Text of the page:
For its first year and a half as a public company, internet radio provider Pandora struggled to get its revenues higher than its expenses.
This chart from the first quarter of 2012 says it all:
On February 4, 2013, Pandora hired a new chief financial officer to help with the problem.
That CFO was Michael Herring.
Herring’s tenure got off to a shaky start.
On March 7, 2013, the CEO who hired Herring, 10 year Pandora veteran Joe Kennedy, suddenly resigned.
Fortunately for Herring, his original introduction to Pandora had come through board members who had worked with him in the past.
So for the time being, his job was safe.
Herring was named interim CEO.
But Herring knew that the gig would go a way in a snap if he wasn’t able to somehow fix Pandora’s margin problems.
Herring was confident he could do it. His plan was to attack the problem in the exact opposite way Pandora had be attacking it so far.
Prior to Herring’s arrival, Pandora management believed its biggest problem was the amount of money it had to pay out to musicians.
Like any radio station, Pandora had to pay music copyright holders a small royalty every time their songs played on its stations.
Over the years, that fee had, on the aggregate, risen pretty much in lockstep with Pandora’s revenues.
When Herring took over, Pandora was generating $US22 for every thousand streams and paying $US21 out in costs.
Prior to Herring, Pandora management believed the best way to widen that $US1 gap was to fight the music copyright holders over their fees, and potentially lower Pandora’s costs.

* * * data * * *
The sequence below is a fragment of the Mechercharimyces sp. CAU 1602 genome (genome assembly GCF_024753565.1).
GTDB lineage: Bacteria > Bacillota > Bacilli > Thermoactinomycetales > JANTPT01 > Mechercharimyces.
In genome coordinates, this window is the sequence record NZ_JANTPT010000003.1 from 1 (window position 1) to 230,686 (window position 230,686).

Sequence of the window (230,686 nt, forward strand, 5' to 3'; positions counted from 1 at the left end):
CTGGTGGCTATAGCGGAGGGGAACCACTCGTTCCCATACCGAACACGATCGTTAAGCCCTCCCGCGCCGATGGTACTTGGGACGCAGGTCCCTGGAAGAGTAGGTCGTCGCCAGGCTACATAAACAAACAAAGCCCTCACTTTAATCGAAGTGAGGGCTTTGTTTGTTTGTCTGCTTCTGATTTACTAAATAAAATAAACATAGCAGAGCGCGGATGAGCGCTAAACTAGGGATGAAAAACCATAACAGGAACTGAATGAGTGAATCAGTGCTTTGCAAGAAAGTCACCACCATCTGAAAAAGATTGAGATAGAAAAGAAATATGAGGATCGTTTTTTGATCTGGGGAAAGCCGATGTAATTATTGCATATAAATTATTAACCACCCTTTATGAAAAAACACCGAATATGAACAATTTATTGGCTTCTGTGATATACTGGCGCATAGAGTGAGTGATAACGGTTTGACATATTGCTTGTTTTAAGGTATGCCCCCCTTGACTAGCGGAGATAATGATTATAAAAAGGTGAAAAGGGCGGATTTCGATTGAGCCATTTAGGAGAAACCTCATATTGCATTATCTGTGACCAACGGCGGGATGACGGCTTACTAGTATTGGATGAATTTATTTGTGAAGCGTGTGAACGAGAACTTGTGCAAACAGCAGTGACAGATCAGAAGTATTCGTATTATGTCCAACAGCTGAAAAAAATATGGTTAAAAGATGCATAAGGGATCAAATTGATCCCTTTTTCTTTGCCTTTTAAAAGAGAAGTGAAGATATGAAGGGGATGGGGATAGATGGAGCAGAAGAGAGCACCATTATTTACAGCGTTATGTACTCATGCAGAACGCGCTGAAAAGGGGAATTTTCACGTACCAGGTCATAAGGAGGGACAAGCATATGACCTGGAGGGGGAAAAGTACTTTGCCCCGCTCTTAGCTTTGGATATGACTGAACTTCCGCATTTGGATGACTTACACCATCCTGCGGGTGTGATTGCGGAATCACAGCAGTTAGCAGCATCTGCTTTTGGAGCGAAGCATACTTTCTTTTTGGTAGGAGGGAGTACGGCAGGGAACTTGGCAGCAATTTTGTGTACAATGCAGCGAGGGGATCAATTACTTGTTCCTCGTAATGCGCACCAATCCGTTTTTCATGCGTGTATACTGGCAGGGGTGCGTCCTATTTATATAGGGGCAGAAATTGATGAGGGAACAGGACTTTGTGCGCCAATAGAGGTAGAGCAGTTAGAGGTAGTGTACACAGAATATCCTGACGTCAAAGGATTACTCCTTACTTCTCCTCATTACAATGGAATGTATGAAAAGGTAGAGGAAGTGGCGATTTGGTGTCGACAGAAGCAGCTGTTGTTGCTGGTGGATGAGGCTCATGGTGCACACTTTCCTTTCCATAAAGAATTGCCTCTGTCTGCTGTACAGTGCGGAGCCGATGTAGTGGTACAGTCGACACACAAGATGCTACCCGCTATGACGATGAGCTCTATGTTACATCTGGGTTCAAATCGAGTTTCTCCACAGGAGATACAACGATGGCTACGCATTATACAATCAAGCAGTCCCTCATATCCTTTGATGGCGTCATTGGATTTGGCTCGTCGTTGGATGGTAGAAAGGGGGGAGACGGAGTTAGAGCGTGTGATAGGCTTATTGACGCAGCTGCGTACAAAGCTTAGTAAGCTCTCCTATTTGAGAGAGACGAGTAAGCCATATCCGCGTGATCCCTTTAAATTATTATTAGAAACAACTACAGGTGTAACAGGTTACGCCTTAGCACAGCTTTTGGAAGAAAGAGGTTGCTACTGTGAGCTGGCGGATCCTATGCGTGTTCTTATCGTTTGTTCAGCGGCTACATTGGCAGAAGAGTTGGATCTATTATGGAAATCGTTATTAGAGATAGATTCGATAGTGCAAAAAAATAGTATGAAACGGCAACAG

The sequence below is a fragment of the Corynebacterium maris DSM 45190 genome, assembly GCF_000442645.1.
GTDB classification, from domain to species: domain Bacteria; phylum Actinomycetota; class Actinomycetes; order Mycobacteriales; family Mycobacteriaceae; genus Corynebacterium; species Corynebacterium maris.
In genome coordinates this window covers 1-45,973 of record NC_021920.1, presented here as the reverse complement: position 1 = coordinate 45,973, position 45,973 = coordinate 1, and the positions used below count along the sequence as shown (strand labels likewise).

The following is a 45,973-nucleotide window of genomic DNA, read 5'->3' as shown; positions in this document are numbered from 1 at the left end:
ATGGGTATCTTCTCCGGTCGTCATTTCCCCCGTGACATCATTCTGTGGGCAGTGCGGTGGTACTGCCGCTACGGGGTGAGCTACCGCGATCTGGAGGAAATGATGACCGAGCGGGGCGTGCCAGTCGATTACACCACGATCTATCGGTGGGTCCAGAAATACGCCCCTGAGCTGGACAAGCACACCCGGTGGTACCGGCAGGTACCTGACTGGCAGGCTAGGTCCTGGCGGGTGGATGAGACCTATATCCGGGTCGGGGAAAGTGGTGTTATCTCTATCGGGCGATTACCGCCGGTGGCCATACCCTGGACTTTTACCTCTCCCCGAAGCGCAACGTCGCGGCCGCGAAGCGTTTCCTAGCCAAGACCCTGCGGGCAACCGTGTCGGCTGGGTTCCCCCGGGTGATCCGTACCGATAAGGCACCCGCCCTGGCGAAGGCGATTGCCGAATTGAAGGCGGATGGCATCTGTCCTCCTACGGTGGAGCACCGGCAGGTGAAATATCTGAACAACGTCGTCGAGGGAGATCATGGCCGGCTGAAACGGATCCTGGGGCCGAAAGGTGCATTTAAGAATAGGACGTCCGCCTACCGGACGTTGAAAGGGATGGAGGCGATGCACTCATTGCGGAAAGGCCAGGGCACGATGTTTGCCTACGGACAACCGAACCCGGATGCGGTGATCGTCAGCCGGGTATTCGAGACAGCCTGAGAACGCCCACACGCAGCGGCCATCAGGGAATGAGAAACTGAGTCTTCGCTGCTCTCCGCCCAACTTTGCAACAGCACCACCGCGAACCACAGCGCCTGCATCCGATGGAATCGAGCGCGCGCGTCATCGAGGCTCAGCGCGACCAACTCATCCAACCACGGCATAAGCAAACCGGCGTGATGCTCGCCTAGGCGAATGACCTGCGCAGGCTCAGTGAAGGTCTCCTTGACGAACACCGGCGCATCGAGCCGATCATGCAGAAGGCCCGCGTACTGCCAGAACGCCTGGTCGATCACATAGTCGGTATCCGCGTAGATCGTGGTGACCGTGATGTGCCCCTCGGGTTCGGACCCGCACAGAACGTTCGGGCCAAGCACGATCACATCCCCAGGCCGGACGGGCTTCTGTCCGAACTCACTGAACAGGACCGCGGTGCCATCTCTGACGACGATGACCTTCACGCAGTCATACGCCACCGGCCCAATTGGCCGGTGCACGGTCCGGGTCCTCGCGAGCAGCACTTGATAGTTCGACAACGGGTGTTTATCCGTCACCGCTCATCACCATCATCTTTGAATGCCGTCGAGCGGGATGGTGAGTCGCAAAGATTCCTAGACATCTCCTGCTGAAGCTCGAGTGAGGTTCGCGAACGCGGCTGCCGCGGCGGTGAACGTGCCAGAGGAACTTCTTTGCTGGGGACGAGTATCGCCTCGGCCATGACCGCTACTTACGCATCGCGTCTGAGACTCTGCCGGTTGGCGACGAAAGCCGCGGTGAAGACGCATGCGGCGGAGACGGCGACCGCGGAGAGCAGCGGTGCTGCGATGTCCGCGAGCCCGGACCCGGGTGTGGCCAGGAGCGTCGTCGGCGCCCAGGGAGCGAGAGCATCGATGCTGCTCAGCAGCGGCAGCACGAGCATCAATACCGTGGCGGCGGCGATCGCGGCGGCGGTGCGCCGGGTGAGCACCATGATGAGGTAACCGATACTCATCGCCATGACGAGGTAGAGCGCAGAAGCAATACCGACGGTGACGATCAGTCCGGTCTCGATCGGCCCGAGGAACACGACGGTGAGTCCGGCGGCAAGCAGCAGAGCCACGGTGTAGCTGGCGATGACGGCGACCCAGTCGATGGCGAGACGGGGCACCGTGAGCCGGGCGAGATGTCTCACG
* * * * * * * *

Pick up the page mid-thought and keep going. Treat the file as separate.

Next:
Pandora management spent a lot of time fighting the musicians for every penny.
Herring believed this was a mistake. He believed Pandora’s high costs could actually be an advantage — a moat to keep competitors out of its business.
He thought most of all, Pandora needed to improve its monetization.
Here’s how he set about doing that:
- He set a cap on the number of hours non-paying Pandora users could listen per month at 40.
- This put a limit on the amount of advertising inventory Pandora was able to supply to advertisers.
- With demand from advertisers remaining steady, Pandora’s ad pricing rose.
- Revenue per 1,000 streams rose from $US22 to $US38.
- Herring took the extra revenue generated and invested it in building out a local sales force for Pandora.
- He put bodies in all the big local radio markets and went after Clear Channel and CBS Radio’s customers.
- He invested in educating the ad agencies on Pandora, and the tech needed to plug in their spreadsheets.
With pricing established, Pandora removed its cap on free hours. Demand rose to meet new supply, and now generates $US44 per thousand streams. Costs are now $US22 per thousand.
Nine months into Pandora’s tenure, the company hired a permanent CEO, Allan Leighton.
Usually, new CEOs fire all the executives from their old regime and hire their own “people.”
Not Leighton. Herring remains Pandora’s CFO.
Makes a lot of sense when you look at this chart: